The ad described Moudgal as “an ascending senior at Saline High School, and he hopes to further his education in biophysics and statistics with eventual plans to pursue a career in medical research. In his spare time, Moudgal enjoys traveling with his family. and pursuing his hobby of collecting stones, stamps and coins, an interest he learned from his grandfather.

STN asked him if there were any teachers or other people who supported him throughout his journey.

First and foremost, U of M biophysics professor Dr. Aaron Frank, my mentor for this project, believed in me despite my young age, saw my potential and gave me the opportunity to work on this research project,” Moudgal said. “His graduate student Truman Xu patiently mentored me and was always available to provide feedback on my work.”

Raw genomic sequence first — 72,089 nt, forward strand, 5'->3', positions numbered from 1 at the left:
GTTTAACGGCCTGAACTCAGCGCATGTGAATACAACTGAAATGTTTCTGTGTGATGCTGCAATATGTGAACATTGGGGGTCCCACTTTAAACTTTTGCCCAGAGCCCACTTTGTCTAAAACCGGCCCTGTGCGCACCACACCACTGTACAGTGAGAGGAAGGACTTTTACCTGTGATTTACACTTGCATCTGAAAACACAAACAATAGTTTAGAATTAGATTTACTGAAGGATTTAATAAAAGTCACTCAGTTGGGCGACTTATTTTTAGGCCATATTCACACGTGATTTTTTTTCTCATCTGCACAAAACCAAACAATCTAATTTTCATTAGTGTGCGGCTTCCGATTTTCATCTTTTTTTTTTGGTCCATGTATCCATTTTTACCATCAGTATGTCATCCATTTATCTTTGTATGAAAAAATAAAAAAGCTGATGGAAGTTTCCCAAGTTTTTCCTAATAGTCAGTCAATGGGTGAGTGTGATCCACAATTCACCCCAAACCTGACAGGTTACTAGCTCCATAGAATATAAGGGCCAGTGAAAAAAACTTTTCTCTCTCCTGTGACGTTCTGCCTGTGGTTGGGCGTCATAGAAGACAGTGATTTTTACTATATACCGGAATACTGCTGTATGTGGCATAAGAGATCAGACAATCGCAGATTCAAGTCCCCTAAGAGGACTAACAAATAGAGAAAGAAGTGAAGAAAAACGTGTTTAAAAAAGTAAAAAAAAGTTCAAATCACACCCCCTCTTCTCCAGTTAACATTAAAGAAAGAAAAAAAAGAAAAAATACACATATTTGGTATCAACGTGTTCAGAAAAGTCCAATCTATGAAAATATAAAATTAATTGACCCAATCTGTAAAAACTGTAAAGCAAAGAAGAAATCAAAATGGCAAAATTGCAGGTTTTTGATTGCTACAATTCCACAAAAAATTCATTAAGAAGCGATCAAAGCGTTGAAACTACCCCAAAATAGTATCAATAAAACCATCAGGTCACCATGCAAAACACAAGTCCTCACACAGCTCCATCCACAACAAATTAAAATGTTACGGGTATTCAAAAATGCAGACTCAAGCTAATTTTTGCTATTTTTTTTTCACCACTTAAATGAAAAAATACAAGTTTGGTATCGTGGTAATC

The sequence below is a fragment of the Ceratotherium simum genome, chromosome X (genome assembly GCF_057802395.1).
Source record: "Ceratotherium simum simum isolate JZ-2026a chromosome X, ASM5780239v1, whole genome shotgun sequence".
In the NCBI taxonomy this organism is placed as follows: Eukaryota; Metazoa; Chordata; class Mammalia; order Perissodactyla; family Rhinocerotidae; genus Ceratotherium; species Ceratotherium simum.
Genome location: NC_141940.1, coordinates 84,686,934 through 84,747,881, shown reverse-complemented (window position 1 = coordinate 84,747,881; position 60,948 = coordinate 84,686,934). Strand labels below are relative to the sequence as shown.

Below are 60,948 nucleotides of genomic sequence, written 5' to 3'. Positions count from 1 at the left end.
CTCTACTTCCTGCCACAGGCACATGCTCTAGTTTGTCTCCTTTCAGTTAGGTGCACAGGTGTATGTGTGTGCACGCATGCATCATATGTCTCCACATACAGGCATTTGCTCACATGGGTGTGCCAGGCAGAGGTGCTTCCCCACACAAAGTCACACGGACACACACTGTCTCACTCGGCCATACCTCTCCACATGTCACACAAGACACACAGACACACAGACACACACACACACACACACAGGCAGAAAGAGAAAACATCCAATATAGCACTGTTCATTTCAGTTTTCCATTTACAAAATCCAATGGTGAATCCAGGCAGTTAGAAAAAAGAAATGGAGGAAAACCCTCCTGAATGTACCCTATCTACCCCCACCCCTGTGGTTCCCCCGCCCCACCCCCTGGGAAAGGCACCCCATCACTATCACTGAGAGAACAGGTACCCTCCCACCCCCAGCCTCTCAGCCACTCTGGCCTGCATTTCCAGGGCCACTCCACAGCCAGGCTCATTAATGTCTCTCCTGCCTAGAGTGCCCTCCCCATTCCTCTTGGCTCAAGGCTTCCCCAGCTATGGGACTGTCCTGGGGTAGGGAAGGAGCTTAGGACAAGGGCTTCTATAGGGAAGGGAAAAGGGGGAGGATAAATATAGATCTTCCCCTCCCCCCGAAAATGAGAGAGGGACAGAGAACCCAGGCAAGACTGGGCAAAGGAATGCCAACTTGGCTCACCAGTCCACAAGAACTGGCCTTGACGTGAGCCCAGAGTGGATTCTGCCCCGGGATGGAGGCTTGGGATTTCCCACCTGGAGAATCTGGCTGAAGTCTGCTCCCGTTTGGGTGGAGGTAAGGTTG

Moudgal added: “My project involved math, science, physics, chemistry, biology and statistics, so everyone who helped me develop a foundation in these subjects was integral to my success. . My advisor, Mr. Bryan Bruckman, always encouraged me to pursue all the opportunities I could and organized my schedule to make that possible. My professor of statistics at U of M, Dr. Jack Miller, inspired my love for statistics, which played an important role in computer work itself and in the analysis of data afterwards. My science teachers, Mr. Corbin Brown, Ms. Bridgette Sparks, and Mr. Brian Heslip, and my math teachers, Ms. Jen Dodge and Mr. Joshua Reeves, gave me a great foundation in STEM. My English teacher, Ms. Madelyn Clark, taught me how to write well, which is an essential part of writing an article.